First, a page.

Sometimes in our efforts to do better with our finances, it can start to feel like all you’re ever trying to do is “save your money”. Whether it’s for a major purchase (such as a down payment on a house), your retirement, or even just an extra stash for rainy day emergencies, there’s never a shortage of reasons to be more frugal and hold on to as much of your income as possible.
However, if you’ve ever heard someone say “you can’t take it with you”, there’s an element of truth to that statement. What’s the point of saving all that money if you’re not going to enjoy it someday?
Spending money doesn’t necessarily always mean you’re frivolously buying luxury items or being selfish. In fact, there are some very mature and selfless things to buy that would be wise purchases. In this post, I’d like to explore three good reasons why you should spend your money and how they can bring value to your life.
1. Creating Experiences
When you think back to times in your life when you had the most fun or enjoyable memories, what were you doing?
- Buying a material possession?
- Going someplace new and spending time with your family and friends?
If you’re like most people, the best times in your life will be when you were having fun with the people you love. And research shows this is true.
According to Elizabeth Dunn, PhD and author of the book “Happy Money: The Science of Happier Spending”, “People get more happiness out of buying experiences rather than material things. Experiences tend to be more tightly connected to our sense of self.”
This makes a lot of sense when you think about it. Most material things are fun at first but will quickly lose their luster, no matter how much they cost.
Take an expensive vehicle, for instance. You might turn some heads or get a kick out of how quickly it can accelerate. But after a while, a car becomes a car. It gets absorbed in your routine. And the more familiar it becomes, the more we start to take it for granted.
However, experiences are different. Experiences can challenge who we are and what we’re capable of. We might go places, eat new foods, and try new activities that we would have never done before. It can get your adrenaline pumping and make you feel alive, more so than any material thing can.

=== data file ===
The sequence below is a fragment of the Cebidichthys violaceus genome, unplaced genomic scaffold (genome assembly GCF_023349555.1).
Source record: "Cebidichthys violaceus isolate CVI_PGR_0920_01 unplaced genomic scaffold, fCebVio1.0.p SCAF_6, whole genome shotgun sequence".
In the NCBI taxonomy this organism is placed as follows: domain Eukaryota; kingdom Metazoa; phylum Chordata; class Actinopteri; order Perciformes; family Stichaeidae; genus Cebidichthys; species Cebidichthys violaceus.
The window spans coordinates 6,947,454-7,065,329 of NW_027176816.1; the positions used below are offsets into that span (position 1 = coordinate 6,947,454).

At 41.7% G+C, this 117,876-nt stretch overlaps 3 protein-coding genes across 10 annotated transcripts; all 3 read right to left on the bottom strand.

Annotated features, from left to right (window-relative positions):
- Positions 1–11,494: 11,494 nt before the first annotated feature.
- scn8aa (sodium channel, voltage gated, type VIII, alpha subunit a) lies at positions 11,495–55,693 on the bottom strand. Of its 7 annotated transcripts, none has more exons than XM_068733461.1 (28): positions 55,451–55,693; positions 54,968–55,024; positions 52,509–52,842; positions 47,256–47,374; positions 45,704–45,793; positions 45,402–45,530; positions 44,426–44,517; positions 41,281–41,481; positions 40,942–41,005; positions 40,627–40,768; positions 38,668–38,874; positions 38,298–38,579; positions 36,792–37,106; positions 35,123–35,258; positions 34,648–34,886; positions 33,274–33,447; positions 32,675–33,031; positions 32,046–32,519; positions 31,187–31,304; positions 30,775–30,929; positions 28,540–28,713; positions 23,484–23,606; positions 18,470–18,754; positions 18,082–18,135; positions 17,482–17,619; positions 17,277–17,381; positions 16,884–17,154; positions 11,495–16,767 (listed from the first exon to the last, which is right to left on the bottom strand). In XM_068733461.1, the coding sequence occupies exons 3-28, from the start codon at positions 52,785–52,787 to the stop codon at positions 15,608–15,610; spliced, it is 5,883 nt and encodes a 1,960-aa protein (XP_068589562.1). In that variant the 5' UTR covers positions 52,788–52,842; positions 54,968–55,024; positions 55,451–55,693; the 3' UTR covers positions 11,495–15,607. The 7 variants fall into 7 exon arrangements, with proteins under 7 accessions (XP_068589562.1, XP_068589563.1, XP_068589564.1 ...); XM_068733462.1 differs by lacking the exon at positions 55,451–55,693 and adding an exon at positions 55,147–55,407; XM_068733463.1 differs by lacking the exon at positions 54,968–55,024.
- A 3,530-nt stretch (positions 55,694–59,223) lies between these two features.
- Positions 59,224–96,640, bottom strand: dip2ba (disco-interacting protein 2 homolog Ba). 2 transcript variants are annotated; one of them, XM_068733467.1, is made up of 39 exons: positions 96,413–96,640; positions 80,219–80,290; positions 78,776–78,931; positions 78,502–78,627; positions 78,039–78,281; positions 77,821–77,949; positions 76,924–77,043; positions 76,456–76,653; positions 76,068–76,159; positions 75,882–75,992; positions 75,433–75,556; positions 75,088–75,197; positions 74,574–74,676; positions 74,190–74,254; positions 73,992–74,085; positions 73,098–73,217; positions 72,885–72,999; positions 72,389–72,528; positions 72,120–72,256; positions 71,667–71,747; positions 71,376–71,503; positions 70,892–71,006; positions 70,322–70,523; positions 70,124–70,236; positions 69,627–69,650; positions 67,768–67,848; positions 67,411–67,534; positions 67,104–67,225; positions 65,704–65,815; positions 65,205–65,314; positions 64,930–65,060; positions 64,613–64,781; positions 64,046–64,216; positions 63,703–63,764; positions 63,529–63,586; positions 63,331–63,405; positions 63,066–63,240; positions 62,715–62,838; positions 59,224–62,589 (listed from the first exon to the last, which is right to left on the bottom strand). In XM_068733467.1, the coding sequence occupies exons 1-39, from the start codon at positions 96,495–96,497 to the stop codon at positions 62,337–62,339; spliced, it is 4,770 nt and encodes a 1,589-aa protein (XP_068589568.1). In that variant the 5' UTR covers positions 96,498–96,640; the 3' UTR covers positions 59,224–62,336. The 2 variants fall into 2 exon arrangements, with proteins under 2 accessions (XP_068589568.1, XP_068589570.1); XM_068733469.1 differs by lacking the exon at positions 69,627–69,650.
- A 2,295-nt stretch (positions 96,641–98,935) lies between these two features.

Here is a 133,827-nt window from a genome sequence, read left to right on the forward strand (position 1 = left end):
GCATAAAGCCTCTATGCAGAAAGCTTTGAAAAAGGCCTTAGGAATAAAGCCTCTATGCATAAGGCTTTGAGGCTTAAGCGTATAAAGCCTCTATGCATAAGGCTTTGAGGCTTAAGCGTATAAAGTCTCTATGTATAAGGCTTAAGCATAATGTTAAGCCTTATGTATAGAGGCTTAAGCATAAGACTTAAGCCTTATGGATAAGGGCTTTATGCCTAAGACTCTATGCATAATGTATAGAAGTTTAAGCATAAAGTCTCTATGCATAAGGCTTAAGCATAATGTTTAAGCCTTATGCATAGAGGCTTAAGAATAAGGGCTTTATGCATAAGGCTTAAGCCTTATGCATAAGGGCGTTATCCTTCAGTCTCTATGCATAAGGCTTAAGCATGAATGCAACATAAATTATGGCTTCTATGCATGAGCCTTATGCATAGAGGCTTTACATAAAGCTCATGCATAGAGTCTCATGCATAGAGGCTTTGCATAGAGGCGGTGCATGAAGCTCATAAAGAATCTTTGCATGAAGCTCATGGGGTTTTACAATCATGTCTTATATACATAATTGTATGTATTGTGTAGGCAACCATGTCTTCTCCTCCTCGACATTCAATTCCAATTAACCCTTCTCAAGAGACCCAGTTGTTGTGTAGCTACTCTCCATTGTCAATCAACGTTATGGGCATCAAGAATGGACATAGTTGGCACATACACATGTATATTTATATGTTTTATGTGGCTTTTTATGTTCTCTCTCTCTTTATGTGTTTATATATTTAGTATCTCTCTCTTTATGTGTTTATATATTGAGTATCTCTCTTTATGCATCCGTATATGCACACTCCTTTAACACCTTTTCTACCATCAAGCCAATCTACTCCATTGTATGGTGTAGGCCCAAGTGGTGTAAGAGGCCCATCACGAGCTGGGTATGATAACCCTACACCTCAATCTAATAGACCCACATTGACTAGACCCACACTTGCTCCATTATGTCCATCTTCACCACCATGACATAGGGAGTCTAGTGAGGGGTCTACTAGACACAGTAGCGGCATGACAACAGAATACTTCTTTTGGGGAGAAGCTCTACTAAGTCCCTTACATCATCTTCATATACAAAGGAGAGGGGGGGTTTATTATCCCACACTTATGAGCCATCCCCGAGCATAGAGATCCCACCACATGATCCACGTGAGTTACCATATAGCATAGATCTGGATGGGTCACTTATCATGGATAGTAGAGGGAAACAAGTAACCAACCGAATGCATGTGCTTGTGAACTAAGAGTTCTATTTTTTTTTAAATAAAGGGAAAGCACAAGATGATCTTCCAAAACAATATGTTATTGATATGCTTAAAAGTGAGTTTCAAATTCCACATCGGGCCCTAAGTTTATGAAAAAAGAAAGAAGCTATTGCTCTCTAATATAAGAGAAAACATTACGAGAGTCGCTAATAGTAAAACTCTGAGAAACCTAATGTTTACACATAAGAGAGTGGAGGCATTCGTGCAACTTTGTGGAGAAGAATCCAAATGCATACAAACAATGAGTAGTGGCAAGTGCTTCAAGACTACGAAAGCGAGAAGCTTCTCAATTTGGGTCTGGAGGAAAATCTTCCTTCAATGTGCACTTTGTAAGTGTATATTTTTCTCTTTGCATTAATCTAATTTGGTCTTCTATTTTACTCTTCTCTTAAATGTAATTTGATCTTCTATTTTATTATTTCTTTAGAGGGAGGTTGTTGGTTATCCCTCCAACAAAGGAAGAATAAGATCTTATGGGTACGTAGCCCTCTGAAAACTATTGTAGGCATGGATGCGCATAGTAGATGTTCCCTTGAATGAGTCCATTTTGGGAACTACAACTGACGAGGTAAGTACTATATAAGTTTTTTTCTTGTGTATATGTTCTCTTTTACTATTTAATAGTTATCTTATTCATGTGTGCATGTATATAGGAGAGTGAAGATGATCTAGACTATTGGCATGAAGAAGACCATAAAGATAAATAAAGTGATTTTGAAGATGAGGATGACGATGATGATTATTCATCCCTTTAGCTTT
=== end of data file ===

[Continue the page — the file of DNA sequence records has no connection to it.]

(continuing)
This is especially true when you get the opportunity to share it with others. Not only can they help draw you out of your shell, but these experiences help you bond with others in ways that other people never will. Those are times in your life that will be priceless!
2. Buying Back Your Time
Do you ever feel like there’s never enough time? Perhaps you’re running from your job to an errand and then off to an event for your children. Or maybe your weekends are jammed back with jobs around the house that you couldn’t do throughout the week like cleaning and lawn care.
Either way, too much hustle can get pretty frustrating. And before long it can leave you feeling like there’s not enough time to do the things you really want to. This is where your money can help.
As the ancient Greek philosopher, Theophrastus once said “Time is the most valuable thing a man can spend.”
What did he mean by this? Think about the value of the things you do and ask yourself: Is this the best use of my time?
For example, what if:
- What if instead of cleaning your house, you paid someone else to do it for you?
- What if instead of mowing your lawn, you hired the neighbor kid or lawn service?
- What if instead of trying to fix something at your house, you paid a professional to do it for you?
Yes, all of these things will cost you money. But that’s the trade-off. If you value your time and what you do with it more than money, then perhaps it’s money well spent.
In many ways, this is also how you could look at retirement. Retirement planning is really the ultimate buyback of your time. The sooner you save up a sizeable nest egg, the sooner you can afford to quit your job, live off of your savings, and spend your time however you please. For many people, that means the difference between working until the end or living out their days pursuing their interests and spending time with loved ones. That’s an incredible use of your money.
3. Making Life Better for Others
It’s often been said that success isn’t about how much money you make. It’s about the difference you make in people’s lives.
One of the greatest things we can do to give our lives meaning is to use our resources to promote the well-being of others. And using our money to accomplish this is certainly one of those ways.
You don’t need to be as rich as Bill Gates and or try to take on all of the worlds’ problems by yourself. Doing something as simple as donating a few bucks can make all of the difference.
For example, if you really want to make the holidays special for a complete stranger, go to your local church or community center and ask if you can adopt a family. This is a program where you anonymously buy presents for a family in need.
Doing this accomplishes so many things. Not only are you making that special time of the year extra special for someone who really needs it, but it also teaches you to appreciate who you are and what you’ve been blessed with.
If you’d like to start setting aside some money for this cause or any of the other ones we mentioned in this article, then the best way to do this is to work it into your budget. After all, a budget is really nothing more than an organized plan for spending your money, and an app such as Buxfer can help you with this.
With Buxfer, you determine where you want your money to go and what you want to spend it on. From there, Buxfer keeps track of your purchases and automatically updates your budget based on real-time data from all your banks and credit cards.
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